Home / Agriculture/ MOD showcases best management practices

MOD showcases best management practices

Comments / {{hitsCtrl.values.hits}} Views / Monday, 22 July 2019 01:46


  • Inaugural MOD Dairy Enterprise Day is attended by nearly 1,000 dairy farmers, processors, input and service providers


Appreciation of progressive dairy farmers working towards developing model farms and sharing their best practices with fellow dairy farmers

Appreciation of progressive dairy farmers working towards developing model farms and sharing their best practices with fellow dairy farmers


Market-Oriented Dairy (MOD) Project held its inaugural Dairy Enterprise Day on 12 July to showcase dairy management best practices, recognise and encourage progressive dairy farmers and raise the profile of suppliers of inputs and service providers. 

Together with the Project’s partner dairy processors, MOD is building capacity in the value chain to meet the growing demand for quality milk by increasing farm productivity and expanding the trade of locally produced milk and dairy products.

Held in a farm setting in the north central province, the full day event offered opportunities for knowledge enhancement, exposure to new technologies and innovations and creation of business linkages. Agriculture, Livestock Development, Irrigation and Fisheries and

Aquatic Resources Development Minister P. Harrison, present as the Chief Guest and Guest of Honour USAID Mission Director Reed Aeschliman also launched ‘SAVIYA’ the mobile extension message service for the dairy sector developed by MOD in partnership with Dialog Axiata.


Dairy entreprenuers, input retailers, commercial fodder cultivators who shared their experiences after adopting MOD best practices

Demonstrating correct procedure to make silage to ensure year round availability of feed

‘SAVIYA’ will support existing extension efforts by the Department of Animal Production and Health (DAPH), Provincial DAPHs and Dairy Processing Companies enabling a broader reach by providing registered dairy entrepreneurs/farmers with time bound technical messages linked to the lactation stage of animals from pregnancy to calving including calf management.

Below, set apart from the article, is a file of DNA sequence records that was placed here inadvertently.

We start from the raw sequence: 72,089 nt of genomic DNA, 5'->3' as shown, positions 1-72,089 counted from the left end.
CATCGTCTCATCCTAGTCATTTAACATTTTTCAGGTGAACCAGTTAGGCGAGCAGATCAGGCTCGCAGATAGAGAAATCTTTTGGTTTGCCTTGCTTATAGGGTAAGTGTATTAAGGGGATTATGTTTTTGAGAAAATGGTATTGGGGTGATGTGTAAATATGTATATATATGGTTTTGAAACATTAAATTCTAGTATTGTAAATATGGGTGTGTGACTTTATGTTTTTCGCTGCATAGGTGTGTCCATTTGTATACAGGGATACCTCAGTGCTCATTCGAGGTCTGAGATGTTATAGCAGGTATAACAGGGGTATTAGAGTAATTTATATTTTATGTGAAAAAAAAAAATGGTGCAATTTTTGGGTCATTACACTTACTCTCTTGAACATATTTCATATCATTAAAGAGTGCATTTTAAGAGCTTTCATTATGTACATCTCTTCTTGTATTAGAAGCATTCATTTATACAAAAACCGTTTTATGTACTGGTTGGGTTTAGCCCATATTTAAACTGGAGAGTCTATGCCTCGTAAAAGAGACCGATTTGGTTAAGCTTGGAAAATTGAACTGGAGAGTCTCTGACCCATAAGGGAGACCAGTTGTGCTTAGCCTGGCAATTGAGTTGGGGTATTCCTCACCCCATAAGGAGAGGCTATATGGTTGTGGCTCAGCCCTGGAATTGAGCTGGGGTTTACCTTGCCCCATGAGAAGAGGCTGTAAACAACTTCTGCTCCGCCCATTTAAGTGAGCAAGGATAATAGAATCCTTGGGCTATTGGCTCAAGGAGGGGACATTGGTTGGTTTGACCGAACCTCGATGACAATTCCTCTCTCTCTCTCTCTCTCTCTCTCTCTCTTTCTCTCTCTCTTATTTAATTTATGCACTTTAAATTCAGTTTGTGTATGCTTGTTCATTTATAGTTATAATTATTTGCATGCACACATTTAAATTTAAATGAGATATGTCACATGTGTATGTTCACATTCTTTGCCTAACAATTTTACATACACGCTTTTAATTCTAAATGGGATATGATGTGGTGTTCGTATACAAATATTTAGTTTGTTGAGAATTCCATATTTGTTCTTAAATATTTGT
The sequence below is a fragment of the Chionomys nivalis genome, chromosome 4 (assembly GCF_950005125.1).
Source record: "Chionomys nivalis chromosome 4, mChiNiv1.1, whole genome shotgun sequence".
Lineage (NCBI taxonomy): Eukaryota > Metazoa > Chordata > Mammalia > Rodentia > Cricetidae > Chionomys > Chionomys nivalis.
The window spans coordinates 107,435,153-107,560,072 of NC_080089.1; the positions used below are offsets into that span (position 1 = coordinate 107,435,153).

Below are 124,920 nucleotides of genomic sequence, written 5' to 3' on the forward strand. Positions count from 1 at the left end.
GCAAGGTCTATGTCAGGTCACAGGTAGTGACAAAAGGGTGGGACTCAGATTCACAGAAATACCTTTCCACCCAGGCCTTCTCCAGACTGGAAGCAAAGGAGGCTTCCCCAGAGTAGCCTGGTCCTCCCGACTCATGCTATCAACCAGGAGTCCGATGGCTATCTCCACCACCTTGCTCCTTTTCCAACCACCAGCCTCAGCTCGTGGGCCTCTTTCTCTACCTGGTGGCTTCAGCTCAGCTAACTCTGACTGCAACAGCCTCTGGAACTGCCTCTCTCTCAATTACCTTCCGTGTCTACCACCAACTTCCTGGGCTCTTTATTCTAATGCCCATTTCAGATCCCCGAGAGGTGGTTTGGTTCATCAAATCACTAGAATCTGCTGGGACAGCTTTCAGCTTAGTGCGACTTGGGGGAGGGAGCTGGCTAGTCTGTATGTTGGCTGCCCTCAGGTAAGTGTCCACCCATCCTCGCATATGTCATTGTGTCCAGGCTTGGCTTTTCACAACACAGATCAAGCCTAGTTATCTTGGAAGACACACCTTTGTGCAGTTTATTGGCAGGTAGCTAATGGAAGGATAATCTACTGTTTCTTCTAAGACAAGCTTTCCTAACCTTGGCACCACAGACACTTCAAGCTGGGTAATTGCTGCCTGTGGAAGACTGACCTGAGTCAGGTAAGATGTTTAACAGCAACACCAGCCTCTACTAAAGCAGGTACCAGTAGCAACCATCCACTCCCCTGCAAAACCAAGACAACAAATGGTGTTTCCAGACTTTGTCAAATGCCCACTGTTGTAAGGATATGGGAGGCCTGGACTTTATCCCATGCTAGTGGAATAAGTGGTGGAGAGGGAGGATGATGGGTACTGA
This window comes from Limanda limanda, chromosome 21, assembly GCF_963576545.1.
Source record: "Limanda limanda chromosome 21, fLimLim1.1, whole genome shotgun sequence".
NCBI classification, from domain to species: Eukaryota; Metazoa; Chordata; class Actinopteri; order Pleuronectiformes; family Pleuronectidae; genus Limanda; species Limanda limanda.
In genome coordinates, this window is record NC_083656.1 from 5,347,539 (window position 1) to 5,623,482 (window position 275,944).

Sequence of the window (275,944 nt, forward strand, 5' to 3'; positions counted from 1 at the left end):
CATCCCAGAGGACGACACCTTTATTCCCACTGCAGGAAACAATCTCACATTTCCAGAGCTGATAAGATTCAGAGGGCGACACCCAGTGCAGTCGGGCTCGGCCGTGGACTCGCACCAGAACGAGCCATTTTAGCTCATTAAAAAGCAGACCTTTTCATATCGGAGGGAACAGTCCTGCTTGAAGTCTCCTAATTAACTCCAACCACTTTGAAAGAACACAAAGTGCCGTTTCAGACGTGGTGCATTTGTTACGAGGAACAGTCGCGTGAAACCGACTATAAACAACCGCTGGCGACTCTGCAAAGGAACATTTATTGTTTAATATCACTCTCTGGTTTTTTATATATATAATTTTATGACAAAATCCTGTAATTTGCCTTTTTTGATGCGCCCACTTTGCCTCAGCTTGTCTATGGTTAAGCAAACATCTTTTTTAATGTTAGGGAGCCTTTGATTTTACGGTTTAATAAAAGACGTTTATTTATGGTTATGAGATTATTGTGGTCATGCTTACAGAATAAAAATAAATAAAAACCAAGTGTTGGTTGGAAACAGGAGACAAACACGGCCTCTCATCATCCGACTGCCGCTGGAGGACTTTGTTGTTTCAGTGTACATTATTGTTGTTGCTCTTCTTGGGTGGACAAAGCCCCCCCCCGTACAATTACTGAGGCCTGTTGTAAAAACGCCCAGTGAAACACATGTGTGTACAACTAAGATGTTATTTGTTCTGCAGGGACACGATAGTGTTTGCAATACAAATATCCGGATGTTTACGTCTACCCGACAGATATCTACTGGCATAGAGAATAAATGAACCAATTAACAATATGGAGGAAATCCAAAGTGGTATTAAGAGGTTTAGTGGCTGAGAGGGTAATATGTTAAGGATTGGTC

Impressed with the ability to disseminate critical information to dairy farmers in a timely manner, Minister Harrison said: “I am pleased to launch the first mobile extension services for dairy in Sri Lanka. I have no doubt it will be extremely useful to dairy entrepreneurs and will complement existing services of public and private sectors.” 

Commenting on the overall event, the Minister added: “A few years ago the dairy farmers were feeling discouraged and I believe the Market-Oriented Dairy Project funded by the United States Department of Agriculture has stepped in at the right time giving a much-needed boost to enhance the capacities of our dairy farmers and the sector.”

With MOD completing one year of on-ground interventions since its official launch in May 2018, MOD Project Director Matthew Krause stated that “the Dairy Enterprise Day is yet another major step in enhancing the dairy sector of Sri Lanka. We believe these farmers will gain much value out of the exhibition which exposed them to the best practices in dairy farming, new techniques and technologies and direct interaction with suppliers of services and inputs. These include 20 companies representing inputs and equipment suppliers such as silage, fodder, dairy and cultivation related equipment; three financial institutions; and representation of services provided by both the animal production and health and agriculture departments in the North Central Province”.With the Minister and Aeschliman recognising MOD’s model farmers as well as dairy entrepreneurs who have excelled in increasing milk production having applied the learnings from MOD interventions, Krause added: “Our primary objective is to produce more milk with less cows by empowering dairy farmers with knowledge of best practices in dairy management and milk quality improvement as well as in business basics and planning. Already, among those trained, adopting just one best practice has shown 1-3 litres of increase in milk production per cow.”